Saturday, April 22, 2006

Hoorah for David Ranson

This President of H.C. Wainwright & Co., an investment advisory service that appears to follow the typical pattern of trying to predict the future in various markets (an endeavor that I find pretty useless at best and misleading at worst), has said something extraordinary, given the nature of his business, in a letter he wrote to the the Financial Times.

He says:


"The dollar is a variable, while gold is the next best thing to a constant. Commodities form merely the vanguard of a general break-out in the prices of everything."

Touche.


[Thanks to forin.it/Getty images for the picture.]

"... if the markets value the dollar less, the price of gold must rise in nominal terms regardless of these 'real' considerations [gold supply and demand.] It all makes much more sense if it is the currency that is changing and not the metal."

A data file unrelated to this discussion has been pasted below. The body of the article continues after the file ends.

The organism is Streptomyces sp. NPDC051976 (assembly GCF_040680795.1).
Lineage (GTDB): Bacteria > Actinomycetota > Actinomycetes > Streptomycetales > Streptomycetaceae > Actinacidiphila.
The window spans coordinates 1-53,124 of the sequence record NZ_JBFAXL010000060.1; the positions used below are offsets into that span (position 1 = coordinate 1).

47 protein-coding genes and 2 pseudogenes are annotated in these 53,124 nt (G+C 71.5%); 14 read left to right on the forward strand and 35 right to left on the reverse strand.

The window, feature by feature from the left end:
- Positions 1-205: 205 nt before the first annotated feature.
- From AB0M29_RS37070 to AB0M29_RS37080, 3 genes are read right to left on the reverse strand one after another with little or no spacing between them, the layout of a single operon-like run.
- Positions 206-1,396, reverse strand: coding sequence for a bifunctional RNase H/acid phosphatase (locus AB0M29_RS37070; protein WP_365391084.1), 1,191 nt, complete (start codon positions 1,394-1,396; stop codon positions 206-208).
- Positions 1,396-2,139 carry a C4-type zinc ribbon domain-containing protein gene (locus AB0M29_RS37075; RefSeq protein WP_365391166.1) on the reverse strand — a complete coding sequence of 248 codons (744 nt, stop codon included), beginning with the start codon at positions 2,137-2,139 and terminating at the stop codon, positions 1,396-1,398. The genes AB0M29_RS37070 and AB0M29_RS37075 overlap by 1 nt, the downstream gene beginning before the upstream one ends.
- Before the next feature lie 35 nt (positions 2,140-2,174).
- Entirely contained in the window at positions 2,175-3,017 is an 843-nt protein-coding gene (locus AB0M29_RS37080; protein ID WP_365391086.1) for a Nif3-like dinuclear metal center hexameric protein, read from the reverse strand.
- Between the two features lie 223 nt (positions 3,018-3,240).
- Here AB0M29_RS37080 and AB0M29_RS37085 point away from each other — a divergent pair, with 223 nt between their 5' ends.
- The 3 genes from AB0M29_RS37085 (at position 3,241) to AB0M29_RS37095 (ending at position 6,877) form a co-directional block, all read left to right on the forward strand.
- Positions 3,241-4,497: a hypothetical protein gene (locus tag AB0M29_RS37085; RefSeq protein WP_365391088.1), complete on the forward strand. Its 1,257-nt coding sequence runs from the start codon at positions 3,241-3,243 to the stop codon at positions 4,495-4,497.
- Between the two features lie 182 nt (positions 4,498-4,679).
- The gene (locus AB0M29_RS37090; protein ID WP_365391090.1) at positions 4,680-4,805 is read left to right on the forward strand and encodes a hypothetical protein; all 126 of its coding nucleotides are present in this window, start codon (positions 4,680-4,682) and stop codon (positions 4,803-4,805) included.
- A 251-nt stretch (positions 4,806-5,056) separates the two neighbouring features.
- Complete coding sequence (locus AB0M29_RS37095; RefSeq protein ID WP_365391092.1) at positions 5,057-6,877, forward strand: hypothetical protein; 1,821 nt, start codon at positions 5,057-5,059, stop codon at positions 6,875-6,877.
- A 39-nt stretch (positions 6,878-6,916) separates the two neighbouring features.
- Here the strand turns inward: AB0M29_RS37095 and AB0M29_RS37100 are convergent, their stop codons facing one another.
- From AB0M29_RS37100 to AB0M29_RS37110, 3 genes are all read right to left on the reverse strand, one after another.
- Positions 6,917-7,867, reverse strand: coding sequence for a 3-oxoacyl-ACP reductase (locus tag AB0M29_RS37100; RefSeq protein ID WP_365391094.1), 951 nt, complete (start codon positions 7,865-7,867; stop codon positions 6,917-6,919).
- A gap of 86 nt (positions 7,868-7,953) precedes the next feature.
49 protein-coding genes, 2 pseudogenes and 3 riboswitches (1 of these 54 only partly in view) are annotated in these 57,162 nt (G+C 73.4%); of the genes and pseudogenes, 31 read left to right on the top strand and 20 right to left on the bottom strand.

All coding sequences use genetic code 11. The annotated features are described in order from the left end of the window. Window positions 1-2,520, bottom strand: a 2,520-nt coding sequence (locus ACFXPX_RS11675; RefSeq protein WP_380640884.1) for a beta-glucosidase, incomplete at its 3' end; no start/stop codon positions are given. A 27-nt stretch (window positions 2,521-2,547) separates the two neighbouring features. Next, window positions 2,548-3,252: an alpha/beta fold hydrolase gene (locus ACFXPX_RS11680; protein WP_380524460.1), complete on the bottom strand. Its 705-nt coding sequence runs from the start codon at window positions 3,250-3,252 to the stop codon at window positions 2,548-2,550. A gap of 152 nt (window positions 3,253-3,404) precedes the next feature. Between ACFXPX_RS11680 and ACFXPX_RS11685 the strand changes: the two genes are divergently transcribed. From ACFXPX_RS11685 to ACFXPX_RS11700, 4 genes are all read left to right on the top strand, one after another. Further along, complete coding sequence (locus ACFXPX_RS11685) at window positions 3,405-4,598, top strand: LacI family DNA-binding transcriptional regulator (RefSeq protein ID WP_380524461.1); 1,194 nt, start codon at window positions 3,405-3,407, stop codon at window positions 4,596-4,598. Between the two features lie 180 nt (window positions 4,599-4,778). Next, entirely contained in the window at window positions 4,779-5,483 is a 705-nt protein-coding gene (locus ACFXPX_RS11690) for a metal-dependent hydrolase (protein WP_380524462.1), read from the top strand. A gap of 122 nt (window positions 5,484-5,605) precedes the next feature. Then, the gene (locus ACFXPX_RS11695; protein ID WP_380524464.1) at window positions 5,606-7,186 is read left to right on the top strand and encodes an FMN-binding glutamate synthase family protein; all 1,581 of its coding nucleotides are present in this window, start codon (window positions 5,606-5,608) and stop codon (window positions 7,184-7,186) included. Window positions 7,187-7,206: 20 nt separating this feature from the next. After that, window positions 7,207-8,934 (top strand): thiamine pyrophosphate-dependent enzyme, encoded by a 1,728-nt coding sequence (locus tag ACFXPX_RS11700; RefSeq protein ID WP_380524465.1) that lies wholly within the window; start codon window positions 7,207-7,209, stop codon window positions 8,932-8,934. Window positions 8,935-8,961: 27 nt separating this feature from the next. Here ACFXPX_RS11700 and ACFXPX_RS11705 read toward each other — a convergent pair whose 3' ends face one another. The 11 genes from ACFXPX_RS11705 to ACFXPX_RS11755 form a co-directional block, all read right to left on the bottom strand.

Touche.

"Why should there be [anxiety about the dollar], since other currencies have been losing their gold values even faster than the dollar? It is paper money that is going down the tube, and on a worldwide basis."

Bravo, bravo, bravo, Mr. Ranson.

Now tell me: What's a smart fellow like you doing in a place like that? (Just kidding -- remember, I spelled your names right.)

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